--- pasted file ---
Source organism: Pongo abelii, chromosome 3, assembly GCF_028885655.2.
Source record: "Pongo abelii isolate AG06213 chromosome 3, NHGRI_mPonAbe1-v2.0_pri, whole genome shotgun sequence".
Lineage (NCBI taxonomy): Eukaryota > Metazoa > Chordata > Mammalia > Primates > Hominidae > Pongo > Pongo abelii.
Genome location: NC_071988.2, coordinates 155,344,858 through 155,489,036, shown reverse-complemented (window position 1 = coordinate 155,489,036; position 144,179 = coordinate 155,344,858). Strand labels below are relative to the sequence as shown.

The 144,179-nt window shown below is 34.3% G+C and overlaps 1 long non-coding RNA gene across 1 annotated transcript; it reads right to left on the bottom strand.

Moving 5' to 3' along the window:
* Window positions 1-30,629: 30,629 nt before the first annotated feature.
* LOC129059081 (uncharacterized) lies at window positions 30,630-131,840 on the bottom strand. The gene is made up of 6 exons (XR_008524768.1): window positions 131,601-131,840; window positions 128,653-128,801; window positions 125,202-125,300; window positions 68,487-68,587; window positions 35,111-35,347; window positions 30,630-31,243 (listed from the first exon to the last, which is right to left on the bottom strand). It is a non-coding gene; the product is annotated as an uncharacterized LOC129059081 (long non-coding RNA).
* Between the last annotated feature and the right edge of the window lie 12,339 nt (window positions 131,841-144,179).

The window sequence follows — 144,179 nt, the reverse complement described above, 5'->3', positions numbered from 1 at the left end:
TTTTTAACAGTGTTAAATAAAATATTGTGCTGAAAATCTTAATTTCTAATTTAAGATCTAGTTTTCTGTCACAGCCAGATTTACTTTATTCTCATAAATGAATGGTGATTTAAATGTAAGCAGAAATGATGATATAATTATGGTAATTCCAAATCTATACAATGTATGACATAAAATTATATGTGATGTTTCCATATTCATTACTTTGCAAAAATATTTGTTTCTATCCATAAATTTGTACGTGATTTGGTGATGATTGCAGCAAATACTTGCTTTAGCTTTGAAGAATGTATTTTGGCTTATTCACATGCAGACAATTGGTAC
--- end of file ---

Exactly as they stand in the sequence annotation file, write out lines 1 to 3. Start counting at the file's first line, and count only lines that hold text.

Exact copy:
Source organism: Pongo abelii, chromosome 3, assembly GCF_028885655.2.
Source record: "Pongo abelii isolate AG06213 chromosome 3, NHGRI_mPonAbe1-v2.0_pri, whole genome shotgun sequence".
Lineage (NCBI taxonomy): Eukaryota > Metazoa > Chordata > Mammalia > Primates > Hominidae > Pongo > Pongo abelii.